November 9, 2018

Spheres of priestly formation are interrelated

The “Program for Priestly Formation” (PPF) of the bishops in the U.S. contains the norms for priestly formation in this country and is based on the Vatican’s universal principles for priestly formation.

The PPF, which is approved by the Vatican, is regularly updated. The current edition of it was approved in 2005. The bishops in the U.S. are currently working on a new update.

The PPF identifies four interrelated spheres of formation which it describes as “pillars”: human, intellectual, spiritual and pastoral.

Human formation—In this sphere, seminarians grow in the self‑understanding, emotional maturity and interrelationship skills needed for effective priestly ministry through formal programs in seminaries and informally through community life at the seminary.

Spiritual formation—In this sphere, seminarians seek to grow in union with God and priestly spirituality through conversion of heart, individual and communal prayer. It is furthered through daily Mass, the Liturgy of the Hours, spiritual direction and retreats.

Intellectual formation—This sphere primarily involves classes at the undergraduate and graduate levels.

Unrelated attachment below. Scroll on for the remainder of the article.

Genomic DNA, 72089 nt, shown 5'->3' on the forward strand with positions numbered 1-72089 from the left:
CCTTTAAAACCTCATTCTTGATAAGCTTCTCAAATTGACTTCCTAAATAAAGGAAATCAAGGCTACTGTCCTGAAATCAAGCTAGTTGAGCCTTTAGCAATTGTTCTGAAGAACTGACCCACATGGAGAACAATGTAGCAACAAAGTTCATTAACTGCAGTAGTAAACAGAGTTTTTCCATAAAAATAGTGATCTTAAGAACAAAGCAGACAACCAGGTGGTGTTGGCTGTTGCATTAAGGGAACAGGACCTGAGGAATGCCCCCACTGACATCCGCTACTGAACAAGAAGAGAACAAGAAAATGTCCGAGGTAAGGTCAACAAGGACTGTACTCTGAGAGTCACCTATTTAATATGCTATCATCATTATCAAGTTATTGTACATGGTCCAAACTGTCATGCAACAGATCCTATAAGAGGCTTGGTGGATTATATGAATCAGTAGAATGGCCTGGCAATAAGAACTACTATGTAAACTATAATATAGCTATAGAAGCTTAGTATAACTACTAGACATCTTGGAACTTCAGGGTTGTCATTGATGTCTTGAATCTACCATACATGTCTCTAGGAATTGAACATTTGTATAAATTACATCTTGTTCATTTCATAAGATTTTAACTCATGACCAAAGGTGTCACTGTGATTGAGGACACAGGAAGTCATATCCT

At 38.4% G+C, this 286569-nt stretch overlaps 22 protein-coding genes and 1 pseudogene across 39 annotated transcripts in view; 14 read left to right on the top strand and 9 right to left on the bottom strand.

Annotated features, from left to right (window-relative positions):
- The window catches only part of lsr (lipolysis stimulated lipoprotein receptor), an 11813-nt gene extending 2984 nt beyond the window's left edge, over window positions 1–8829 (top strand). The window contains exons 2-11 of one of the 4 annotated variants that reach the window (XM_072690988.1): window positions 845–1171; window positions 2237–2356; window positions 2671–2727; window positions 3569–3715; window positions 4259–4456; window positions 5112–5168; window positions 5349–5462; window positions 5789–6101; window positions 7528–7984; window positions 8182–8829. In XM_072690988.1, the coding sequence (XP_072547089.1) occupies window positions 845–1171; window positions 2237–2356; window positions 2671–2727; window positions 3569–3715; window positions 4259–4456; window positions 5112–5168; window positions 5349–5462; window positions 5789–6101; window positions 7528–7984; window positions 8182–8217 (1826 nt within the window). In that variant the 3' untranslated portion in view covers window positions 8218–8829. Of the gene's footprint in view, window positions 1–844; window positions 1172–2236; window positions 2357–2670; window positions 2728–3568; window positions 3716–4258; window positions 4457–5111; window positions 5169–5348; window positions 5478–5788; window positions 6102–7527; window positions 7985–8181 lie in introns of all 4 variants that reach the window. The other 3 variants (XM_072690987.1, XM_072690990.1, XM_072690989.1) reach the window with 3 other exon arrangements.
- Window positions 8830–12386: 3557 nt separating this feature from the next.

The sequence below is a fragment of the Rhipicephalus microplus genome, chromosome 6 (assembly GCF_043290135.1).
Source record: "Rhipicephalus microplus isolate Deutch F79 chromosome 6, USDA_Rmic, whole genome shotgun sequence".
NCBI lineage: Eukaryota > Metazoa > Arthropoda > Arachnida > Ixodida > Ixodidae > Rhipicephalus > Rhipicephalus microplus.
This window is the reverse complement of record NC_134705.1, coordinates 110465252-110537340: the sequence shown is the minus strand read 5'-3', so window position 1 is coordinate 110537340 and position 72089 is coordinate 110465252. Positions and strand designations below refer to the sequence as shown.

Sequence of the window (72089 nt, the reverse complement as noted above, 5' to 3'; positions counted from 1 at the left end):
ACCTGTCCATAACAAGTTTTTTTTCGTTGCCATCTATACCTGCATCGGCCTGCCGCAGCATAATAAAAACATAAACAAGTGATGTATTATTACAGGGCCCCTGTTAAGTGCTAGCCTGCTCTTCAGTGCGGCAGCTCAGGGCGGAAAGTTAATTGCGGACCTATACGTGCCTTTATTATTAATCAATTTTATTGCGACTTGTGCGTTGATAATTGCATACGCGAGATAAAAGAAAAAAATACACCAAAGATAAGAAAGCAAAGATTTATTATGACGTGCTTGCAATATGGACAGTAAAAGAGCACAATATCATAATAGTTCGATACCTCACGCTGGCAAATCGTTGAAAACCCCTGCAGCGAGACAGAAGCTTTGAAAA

In the archdiocese, this takes place for college seminarians at Marian University where they receive a liberal arts education focusing primarily on philosophy and some theology courses. Archdiocesan college seminarians receive the rest of their formation at Bishop Bruté College Seminary in Indianapolis.

Saint Meinrad Seminary and School of Theology in St. Meinrad offers its own graduate level theology courses and some philosophy classes for seminarians who did not attend a college seminary.

Pastoral formation—In pastoral formation, seminarians seek to apply the formation they received in the other spheres to learn how to serve as a shepherd in the community of believers.

It is furthered through supervised pastoral ministry opportunities in parishes, hospitals, schools and other contexts, and by theological reflection on their experiences. †


Related: Demanding program of human formation shapes future priests amid Church crisis

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